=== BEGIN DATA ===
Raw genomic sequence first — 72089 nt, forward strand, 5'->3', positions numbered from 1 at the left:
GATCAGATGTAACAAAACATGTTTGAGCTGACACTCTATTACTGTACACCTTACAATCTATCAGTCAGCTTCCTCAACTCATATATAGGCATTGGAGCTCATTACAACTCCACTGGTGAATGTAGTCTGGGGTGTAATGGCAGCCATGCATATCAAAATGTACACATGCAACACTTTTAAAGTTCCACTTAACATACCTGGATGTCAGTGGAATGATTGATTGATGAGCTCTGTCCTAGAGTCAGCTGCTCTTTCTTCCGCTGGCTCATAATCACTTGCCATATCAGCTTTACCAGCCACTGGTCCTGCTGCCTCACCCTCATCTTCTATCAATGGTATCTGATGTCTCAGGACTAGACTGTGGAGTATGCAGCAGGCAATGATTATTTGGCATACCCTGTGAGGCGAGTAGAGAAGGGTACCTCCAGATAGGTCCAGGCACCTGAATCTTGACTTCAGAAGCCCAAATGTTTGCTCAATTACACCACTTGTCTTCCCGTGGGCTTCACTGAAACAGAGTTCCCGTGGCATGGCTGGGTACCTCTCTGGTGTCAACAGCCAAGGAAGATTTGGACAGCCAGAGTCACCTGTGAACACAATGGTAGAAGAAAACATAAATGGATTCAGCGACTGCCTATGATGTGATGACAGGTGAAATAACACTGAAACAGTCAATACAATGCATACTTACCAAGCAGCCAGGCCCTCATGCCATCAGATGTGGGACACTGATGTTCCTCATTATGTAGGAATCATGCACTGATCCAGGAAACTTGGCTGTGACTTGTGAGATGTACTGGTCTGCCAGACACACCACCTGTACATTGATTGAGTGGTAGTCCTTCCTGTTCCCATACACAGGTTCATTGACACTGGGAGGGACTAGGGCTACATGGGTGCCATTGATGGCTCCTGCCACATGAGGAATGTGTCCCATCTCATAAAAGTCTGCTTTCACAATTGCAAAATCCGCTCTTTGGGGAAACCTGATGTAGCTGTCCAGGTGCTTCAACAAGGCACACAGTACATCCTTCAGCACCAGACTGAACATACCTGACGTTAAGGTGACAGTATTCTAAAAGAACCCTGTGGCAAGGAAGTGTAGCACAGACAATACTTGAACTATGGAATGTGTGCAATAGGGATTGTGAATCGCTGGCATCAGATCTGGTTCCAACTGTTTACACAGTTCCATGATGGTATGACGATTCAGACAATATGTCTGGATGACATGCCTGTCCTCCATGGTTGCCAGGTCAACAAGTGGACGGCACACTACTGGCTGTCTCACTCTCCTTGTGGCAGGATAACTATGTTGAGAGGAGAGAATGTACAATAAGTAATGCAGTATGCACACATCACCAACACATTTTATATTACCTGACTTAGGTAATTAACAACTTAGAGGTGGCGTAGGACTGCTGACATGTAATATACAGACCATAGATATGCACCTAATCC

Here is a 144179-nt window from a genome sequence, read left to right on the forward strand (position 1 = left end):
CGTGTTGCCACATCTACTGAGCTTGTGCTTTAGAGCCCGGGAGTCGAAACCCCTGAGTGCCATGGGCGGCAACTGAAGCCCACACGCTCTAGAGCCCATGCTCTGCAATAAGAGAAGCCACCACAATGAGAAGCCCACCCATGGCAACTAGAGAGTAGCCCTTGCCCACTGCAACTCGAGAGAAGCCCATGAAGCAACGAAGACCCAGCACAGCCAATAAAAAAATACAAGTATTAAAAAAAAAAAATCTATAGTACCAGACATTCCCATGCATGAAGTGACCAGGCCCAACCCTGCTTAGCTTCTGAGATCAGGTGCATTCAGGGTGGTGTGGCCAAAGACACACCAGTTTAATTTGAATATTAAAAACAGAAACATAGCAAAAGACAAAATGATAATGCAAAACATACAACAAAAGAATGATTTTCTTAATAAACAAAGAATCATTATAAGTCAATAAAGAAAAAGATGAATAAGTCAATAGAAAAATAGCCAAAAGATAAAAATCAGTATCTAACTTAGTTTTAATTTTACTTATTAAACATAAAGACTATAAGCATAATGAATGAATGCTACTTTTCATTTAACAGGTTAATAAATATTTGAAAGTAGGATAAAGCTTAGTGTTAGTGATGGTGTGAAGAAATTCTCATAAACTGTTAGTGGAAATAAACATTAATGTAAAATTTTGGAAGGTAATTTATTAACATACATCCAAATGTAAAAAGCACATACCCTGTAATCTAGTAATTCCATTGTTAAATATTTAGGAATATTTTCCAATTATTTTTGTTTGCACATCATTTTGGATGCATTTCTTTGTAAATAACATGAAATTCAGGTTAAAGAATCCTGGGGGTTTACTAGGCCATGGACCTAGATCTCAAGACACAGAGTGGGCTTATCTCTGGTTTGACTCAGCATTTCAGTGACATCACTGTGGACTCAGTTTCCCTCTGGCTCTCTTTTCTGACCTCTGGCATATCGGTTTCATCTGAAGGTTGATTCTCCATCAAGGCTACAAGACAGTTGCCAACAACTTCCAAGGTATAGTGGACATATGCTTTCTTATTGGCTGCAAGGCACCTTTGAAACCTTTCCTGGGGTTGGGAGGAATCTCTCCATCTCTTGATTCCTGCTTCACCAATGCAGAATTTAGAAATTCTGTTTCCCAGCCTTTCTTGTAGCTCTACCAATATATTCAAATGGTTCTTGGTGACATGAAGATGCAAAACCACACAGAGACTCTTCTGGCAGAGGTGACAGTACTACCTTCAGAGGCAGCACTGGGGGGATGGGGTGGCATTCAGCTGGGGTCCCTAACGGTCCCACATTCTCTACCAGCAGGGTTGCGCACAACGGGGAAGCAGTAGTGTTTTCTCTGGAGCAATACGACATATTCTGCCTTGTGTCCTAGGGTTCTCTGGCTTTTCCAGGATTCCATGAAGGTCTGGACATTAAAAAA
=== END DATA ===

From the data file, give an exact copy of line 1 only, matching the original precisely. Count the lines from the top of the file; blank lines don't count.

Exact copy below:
Raw genomic sequence first — 72089 nt, forward strand, 5'->3', positions numbered from 1 at the left: